SCOTTISH entrepreneur David Sibbald's Aridhia Informatics venture, which has created a software platform to enable analysis of large amounts of health-related data to support treatment of patients, has secured fresh multi-million-pound funding from venture capitalists.

Speaking after the unveiling yesterday of an investment in Aridhia by Albion Ventures and original backer Scottish Equity Partners (SEP), Mr Sibbald highlighted his confidence that the Edinburgh-based company would be even bigger than the Atlantech Technologies software business he built up previously. Atlantech was sold to US giant Cisco Systems for £113 million in 2000.

Mr Sibbald highlighted Aridhia's intention to use the funding, the amount of which was not disclosed, to ramp up sales of the company's software platform in the UK and overseas.

It is understood that Mr Sibbald and Glasgow-based SEP will remain the biggest individual shareholders in Aridhia following the latest funding round, with London-headquartered Albion Ventures having a smaller but still significant stake.

NHS Scotland is among Aridhia's existing customers.

Mr Sibbald, who founded Aridhia in 2008 with Dundee University Dean of Medicine Professor Andrew Morris, noted that NHS Scotland was using Aridhia's software platform to help track the treatment of cancer patients.

He also highlighted NHS Scotland's use of Aridhia's platform to analyse data relating to patients who are on complex mixes of medication for multiple chronic conditions. He said that such data analysis could ensure patients at risk of medication complications were flagged up.

Mr Sibbald described Aridhia's offering as "a software platform that basically takes a lot of existing data that is living within the system, from lots of different places, and that brings that around individual patients or ...groups of patients and runs a variety of analytical routines around that data".

Aridhia has positioned itself to support the effective management of chronic diseases today, and a shift in future to "stratified" and "personalised" medicine, where a patient's molecular profile is used to tailor preventative measures or treatments based on the likelihood of response.

Mr Sibbald highlighted the "huge level" of interest and investment in this area in the UK and in other countries including Singapore, Australia, China and the US, and the potential for very precise diagnosis and treatment plans.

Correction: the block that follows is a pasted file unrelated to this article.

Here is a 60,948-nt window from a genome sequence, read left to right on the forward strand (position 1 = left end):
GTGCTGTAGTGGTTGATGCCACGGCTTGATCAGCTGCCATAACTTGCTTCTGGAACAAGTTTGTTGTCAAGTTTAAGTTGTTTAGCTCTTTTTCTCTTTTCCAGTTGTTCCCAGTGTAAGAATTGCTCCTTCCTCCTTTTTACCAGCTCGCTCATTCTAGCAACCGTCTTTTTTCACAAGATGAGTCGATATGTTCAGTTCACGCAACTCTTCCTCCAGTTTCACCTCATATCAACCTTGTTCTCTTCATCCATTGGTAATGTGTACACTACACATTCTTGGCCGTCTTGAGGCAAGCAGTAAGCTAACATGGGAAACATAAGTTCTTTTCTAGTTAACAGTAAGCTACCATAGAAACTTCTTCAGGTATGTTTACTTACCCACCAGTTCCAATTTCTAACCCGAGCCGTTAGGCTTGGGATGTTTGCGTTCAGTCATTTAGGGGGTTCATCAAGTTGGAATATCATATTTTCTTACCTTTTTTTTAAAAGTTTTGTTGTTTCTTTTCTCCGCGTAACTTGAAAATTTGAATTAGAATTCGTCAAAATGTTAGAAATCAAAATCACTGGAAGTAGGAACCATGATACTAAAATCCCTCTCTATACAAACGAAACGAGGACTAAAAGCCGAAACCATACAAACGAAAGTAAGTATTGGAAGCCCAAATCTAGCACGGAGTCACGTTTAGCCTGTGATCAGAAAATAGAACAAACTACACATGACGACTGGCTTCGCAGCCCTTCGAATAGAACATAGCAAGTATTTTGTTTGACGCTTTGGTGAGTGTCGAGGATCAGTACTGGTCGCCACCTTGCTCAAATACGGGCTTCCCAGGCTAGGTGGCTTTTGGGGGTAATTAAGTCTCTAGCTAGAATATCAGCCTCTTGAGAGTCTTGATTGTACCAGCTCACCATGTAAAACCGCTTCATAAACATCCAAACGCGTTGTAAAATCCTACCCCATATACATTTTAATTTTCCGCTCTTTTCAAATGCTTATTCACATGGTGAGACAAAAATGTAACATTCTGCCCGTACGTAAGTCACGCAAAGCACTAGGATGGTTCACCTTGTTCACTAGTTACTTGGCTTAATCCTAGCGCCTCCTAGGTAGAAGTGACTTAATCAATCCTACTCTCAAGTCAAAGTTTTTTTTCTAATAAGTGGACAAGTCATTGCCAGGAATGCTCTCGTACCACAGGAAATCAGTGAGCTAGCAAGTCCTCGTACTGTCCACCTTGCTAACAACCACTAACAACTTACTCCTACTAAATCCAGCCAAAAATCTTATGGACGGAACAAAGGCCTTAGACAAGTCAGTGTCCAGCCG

He said this was not how health services are currently delivered. However, he highlighted an "incredibly widespread view" that this was how health services would be delivered over the next five, 10 or 15 years.

Mr Sibbald said: "It is a really important area for us, a really important area for health in general … We certainly, as best as we are able, want to be a big part of that from an informatics and data analytics point of view."

Aridhia, which does not disclose revenue figures, has 82 people working for it, including clinicians, life scientists, computer scientists, and data scientists.

Mr Sibbald noted the firm had a "real mix of people from industry, academia, and the NHS".

Referring to the funding injection from Albion and SEP, he said: "It is a big investment."

Emphasising that the venture capitalists had no plans to make an exit from the company or float it on the stock market in the short term, Mr Sibbald said both saw a "long-term opportunity here to build a very substantial company".

He added: "Healthcare is an industry where costs have risen more than GDP [gross domestic product] for the last 40 years, worldwide. It is the one industry where, it is fair to say, the impact of informatics, analytics, big data, has had the smallest impact."

Mr Sibbald saw a need, given cost pressures and a rise in the number of people with multiple chronic conditions, such as diabetes and cardiovascular disease, to change the way health services were delivered, involving patients more in the management of their own care and sharing more information with them.

Aridhia's client base also includes the Ministry of Health of Kuwait, several academic health science networks in the UK, and other healthcare providers internationally. Its network of strategic partners includes Life Technologies, with which Aridhia is collaborating to support the Stratified Medicine Scotland Innovation Centre.

Mr Sibbald said: "In terms of other stuff I have done in my career, in other industries, I think this is by far the area that has got most potential. I would expect it [Aridhia] to grow bigger than Atlantech, for example."

He added: "We are taking a pretty sizeable investment, which is really driven around a go-to-market model, nationally and internationally, with the products we have developed over the past five years. We have got a real path to pretty substantial growth."